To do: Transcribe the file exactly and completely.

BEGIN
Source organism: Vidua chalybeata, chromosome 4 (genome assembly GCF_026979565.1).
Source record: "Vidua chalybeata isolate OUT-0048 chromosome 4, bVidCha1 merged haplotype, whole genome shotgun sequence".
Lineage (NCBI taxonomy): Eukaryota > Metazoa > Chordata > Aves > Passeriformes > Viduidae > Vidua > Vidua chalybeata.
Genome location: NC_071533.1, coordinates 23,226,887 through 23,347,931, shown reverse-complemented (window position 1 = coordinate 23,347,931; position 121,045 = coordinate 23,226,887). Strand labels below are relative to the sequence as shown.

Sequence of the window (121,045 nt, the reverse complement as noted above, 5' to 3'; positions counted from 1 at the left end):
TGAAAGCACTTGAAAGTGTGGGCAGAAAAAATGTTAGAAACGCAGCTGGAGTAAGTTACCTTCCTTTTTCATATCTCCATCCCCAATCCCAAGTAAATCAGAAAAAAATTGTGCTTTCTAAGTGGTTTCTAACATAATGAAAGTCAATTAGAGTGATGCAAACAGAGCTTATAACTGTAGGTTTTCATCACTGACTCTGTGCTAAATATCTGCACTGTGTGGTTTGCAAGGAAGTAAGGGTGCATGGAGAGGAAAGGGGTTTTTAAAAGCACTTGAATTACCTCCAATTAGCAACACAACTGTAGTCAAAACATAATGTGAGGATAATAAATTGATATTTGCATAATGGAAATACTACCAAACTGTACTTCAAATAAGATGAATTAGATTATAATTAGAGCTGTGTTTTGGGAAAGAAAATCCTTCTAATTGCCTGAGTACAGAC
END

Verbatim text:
Source organism: Vidua chalybeata, chromosome 4 (genome assembly GCF_026979565.1).
Source record: "Vidua chalybeata isolate OUT-0048 chromosome 4, bVidCha1 merged haplotype, whole genome shotgun sequence".
Lineage (NCBI taxonomy): Eukaryota > Metazoa > Chordata > Aves > Passeriformes > Viduidae > Vidua > Vidua chalybeata.
Genome location: NC_071533.1, coordinates 23,226,887 through 23,347,931, shown reverse-complemented (window position 1 = coordinate 23,347,931; position 121,045 = coordinate 23,226,887). Strand labels below are relative to the sequence as shown.

Sequence of the window (121,045 nt, the reverse complement as noted above, 5' to 3'; positions counted from 1 at the left end):
TGAAAGCACTTGAAAGTGTGGGCAGAAAAAATGTTAGAAACGCAGCTGGAGTAAGTTACCTTCCTTTTTCATATCTCCATCCCCAATCCCAAGTAAATCAGAAAAAAATTGTGCTTTCTAAGTGGTTTCTAACATAATGAAAGTCAATTAGAGTGATGCAAACAGAGCTTATAACTGTAGGTTTTCATCACTGACTCTGTGCTAAATATCTGCACTGTGTGGTTTGCAAGGAAGTAAGGGTGCATGGAGAGGAAAGGGGTTTTTAAAAGCACTTGAATTACCTCCAATTAGCAACACAACTGTAGTCAAAACATAATGTGAGGATAATAAATTGATATTTGCATAATGGAAATACTACCAAACTGTACTTCAAATAAGATGAATTAGATTATAATTAGAGCTGTGTTTTGGGAAAGAAAATCCTTCTAATTGCCTGAGTACAGAC